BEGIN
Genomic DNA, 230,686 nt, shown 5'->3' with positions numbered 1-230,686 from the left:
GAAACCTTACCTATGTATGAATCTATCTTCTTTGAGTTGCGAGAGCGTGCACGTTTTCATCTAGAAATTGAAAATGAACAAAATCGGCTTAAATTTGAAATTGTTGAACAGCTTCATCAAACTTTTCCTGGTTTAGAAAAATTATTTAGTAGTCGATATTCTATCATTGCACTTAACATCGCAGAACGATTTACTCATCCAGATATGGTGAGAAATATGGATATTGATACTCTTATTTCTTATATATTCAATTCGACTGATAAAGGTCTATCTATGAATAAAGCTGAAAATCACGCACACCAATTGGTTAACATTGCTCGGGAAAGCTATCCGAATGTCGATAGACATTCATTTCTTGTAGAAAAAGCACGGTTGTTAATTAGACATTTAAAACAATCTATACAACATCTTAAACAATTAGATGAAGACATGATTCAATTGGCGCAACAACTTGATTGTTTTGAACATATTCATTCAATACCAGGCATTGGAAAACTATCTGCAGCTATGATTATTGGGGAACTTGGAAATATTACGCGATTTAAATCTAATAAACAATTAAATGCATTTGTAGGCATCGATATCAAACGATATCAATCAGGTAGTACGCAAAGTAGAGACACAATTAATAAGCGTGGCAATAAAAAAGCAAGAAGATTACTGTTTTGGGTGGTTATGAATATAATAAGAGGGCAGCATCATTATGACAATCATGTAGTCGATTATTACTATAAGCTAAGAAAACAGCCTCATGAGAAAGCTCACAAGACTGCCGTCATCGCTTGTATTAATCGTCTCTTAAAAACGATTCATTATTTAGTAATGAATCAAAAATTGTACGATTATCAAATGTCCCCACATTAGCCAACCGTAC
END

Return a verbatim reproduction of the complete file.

Genomic DNA, 230,686 nt, shown 5'->3' with positions numbered 1-230,686 from the left:
GAAACCTTACCTATGTATGAATCTATCTTCTTTGAGTTGCGAGAGCGTGCACGTTTTCATCTAGAAATTGAAAATGAACAAAATCGGCTTAAATTTGAAATTGTTGAACAGCTTCATCAAACTTTTCCTGGTTTAGAAAAATTATTTAGTAGTCGATATTCTATCATTGCACTTAACATCGCAGAACGATTTACTCATCCAGATATGGTGAGAAATATGGATATTGATACTCTTATTTCTTATATATTCAATTCGACTGATAAAGGTCTATCTATGAATAAAGCTGAAAATCACGCACACCAATTGGTTAACATTGCTCGGGAAAGCTATCCGAATGTCGATAGACATTCATTTCTTGTAGAAAAAGCACGGTTGTTAATTAGACATTTAAAACAATCTATACAACATCTTAAACAATTAGATGAAGACATGATTCAATTGGCGCAACAACTTGATTGTTTTGAACATATTCATTCAATACCAGGCATTGGAAAACTATCTGCAGCTATGATTATTGGGGAACTTGGAAATATTACGCGATTTAAATCTAATAAACAATTAAATGCATTTGTAGGCATCGATATCAAACGATATCAATCAGGTAGTACGCAAAGTAGAGACACAATTAATAAGCGTGGCAATAAAAAAGCAAGAAGATTACTGTTTTGGGTGGTTATGAATATAATAAGAGGGCAGCATCATTATGACAATCATGTAGTCGATTATTACTATAAGCTAAGAAAACAGCCTCATGAGAAAGCTCACAAGACTGCCGTCATCGCTTGTATTAATCGTCTCTTAAAAACGATTCATTATTTAGTAATGAATCAAAAATTGTACGATTATCAAATGTCCCCACATTAGCCAACCGTAC